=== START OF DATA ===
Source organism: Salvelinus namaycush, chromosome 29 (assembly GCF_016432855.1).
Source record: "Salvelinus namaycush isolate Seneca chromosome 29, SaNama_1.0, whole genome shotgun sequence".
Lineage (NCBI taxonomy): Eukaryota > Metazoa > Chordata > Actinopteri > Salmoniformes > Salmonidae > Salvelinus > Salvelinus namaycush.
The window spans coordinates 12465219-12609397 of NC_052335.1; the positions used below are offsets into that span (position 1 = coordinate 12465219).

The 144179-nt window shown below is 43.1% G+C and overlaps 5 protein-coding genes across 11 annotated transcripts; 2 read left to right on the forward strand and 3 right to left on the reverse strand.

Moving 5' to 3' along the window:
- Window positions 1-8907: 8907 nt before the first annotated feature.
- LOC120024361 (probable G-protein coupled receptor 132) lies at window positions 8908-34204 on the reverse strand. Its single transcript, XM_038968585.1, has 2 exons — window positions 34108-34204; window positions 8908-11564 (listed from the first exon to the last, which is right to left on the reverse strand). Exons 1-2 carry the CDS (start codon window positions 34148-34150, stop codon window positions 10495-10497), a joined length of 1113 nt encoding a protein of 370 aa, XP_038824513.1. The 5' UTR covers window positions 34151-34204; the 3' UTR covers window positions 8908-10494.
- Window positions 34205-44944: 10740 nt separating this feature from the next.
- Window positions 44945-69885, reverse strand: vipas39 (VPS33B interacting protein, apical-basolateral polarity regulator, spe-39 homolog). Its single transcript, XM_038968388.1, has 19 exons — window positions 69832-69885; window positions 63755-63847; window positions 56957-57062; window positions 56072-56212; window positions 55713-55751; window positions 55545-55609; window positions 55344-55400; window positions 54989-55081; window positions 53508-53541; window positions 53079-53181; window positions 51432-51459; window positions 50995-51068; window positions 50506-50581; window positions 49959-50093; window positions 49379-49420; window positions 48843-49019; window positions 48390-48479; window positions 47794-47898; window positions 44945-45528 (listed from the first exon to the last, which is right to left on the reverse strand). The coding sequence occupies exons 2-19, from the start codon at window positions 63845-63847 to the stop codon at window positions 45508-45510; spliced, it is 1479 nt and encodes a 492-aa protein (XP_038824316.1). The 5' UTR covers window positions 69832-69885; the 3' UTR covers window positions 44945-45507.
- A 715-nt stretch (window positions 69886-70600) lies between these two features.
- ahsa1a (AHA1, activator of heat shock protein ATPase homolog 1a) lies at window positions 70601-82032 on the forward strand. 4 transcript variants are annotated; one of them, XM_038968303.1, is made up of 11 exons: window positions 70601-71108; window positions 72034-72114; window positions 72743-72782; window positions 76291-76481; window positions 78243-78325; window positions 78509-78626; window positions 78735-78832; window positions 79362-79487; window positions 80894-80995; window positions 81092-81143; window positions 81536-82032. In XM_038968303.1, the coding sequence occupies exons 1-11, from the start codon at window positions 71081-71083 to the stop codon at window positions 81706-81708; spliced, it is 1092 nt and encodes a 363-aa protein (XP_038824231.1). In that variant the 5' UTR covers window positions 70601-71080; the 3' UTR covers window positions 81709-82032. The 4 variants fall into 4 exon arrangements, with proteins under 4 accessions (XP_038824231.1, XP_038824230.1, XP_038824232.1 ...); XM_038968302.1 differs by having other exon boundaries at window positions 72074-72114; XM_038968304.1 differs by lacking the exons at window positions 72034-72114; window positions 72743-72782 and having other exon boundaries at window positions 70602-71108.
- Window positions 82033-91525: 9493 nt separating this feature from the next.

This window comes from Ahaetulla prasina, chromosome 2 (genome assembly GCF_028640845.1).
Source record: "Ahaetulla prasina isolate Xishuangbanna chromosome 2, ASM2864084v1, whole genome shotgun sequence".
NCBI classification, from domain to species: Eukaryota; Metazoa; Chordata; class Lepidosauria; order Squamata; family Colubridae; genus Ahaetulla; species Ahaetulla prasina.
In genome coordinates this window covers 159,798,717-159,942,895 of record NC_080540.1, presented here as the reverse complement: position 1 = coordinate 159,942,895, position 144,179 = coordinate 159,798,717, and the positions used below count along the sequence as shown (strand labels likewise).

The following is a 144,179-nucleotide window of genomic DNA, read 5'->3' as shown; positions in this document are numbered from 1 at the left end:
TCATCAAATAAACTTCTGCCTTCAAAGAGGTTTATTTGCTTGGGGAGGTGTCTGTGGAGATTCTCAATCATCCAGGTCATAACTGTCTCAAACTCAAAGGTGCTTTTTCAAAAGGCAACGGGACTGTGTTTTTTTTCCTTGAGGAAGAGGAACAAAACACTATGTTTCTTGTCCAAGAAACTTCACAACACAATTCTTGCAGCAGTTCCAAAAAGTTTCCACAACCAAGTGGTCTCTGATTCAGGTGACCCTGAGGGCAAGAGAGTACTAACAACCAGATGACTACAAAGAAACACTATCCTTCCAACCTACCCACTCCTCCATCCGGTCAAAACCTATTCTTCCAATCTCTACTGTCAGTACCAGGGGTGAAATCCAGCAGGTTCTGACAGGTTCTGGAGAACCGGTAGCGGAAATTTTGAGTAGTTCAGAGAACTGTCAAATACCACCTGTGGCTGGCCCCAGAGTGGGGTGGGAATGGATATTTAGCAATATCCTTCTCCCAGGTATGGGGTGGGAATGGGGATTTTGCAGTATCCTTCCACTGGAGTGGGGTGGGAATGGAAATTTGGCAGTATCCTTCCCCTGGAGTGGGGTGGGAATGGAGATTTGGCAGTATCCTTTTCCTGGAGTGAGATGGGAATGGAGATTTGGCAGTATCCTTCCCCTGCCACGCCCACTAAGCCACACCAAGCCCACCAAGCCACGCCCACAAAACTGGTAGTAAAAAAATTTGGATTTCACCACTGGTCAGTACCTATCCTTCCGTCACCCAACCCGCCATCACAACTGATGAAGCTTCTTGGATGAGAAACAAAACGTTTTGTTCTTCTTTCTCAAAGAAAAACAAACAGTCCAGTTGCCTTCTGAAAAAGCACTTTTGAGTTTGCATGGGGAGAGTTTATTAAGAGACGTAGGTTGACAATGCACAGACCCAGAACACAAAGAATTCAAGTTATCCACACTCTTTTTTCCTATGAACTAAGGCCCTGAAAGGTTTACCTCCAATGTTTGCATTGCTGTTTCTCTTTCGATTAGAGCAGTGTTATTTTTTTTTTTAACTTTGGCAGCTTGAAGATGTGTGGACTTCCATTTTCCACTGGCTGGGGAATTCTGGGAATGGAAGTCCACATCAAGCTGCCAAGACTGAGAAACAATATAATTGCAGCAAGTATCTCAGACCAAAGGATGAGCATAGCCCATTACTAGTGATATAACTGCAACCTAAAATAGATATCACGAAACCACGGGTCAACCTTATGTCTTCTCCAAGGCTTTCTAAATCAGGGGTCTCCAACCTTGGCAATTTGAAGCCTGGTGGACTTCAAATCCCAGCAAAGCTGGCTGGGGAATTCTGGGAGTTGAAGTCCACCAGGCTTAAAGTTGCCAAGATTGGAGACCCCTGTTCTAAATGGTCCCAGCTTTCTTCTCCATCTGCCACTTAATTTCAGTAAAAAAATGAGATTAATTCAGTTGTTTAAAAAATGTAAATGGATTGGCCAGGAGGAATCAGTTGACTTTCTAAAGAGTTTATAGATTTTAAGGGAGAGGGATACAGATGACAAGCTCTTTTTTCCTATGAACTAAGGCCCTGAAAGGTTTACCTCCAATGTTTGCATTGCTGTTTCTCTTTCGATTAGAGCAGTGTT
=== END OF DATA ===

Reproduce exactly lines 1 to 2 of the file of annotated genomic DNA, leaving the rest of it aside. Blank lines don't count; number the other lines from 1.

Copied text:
Source organism: Salvelinus namaycush, chromosome 29 (assembly GCF_016432855.1).
Source record: "Salvelinus namaycush isolate Seneca chromosome 29, SaNama_1.0, whole genome shotgun sequence".